Minnesota Wild forward Matt Cooke has spent the past few years trying to convince people around the NHL that he’s a changed man. Despite having a checkered past with the league’s disciplinary department, Cooke claimed he knew he had to change his game, and for the most part it looked like he was leaning in the right direction.
And then Monday night happened.
During Game 3 of Minnesota’s opening round series with the Colorado Avalanche, Cooke issued a deliberate knee-on-knee hit to Avalanche defenseman Tyson Barrie. Almost immediately after the collision, Barrie was heard saying “I’m done,” to his bench. And he is, at least for four to six weeks, diagnosed with an MCL sprain that could very well end his season depending how his team performs.
Just like that, Cooke’s crusade to prove he was no longer a dirty player evaporated. His hearing with the league today resulted in a seven game suspension, but the real question is how many more in-person meetings with Cooke the NHL wants to have before finally washing their hands of him.
In all fairness to Cooke, he had actually made some progress in terms of cleaning up his act. His penalty minutes have gone down significantly. In 2011, he spent 129 minutes in the box as a member of the Pittsburgh Penguins, but since then he’s never had more than 54 penalty minutes in the regular season. On top of that, he hasn’t served a major penalty in three years.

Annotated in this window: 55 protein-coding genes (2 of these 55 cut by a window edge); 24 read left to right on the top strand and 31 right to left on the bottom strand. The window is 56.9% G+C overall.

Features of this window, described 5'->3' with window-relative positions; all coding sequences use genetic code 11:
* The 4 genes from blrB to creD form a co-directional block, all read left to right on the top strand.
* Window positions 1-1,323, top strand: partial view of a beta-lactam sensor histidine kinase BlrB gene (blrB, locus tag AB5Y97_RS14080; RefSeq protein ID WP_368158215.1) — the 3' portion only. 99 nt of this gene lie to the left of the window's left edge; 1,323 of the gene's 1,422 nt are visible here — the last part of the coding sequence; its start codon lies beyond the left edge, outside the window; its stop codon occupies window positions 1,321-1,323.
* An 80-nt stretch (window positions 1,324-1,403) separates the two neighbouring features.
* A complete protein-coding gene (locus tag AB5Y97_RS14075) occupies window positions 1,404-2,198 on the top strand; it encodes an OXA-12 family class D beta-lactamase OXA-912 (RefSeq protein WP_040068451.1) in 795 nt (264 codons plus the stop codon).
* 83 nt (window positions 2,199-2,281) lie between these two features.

Despite all of this, there was a significant amount of people throughout the league who just weren’t buying it. It’s only a matter of time, they’d say, before Cooke’s true colors shined once again. These doubters were most likely shouting “I told you so” from the rooftops as soon as they saw the hit on Barrie.
Unfortunately for Cooke, this is the stigma that follows you when you’ve been called out as many times as he has for dirty hits. Barrie’s name joins that of Ryan McDonagh, Marc Savard and Artem Anisimov on the list of Cooke’s victims. He can preach all he wants about being a changed man, but this list won’t be getting shorter any time soon.
The NHL is no doubt hearing the calls for Cooke’s head after yet another suspension. How much longer will it be before they begin feeling the same way about him as do his detractors? This latest punishment will hardly calm the crowds screaming enough is enough. With every incident Cooke commits, the cries for his removal from the league will only get louder.
It all leaves one to wonder just how much is left on Cooke’s leash. The demand for extreme punishment has come from coaches, GMs and fans alike. His infractions may have become less frequent, but they’ve hardly become less dangerous. If Cooke has to make one more visit to the league’s disciplinary group, it could very well be his last.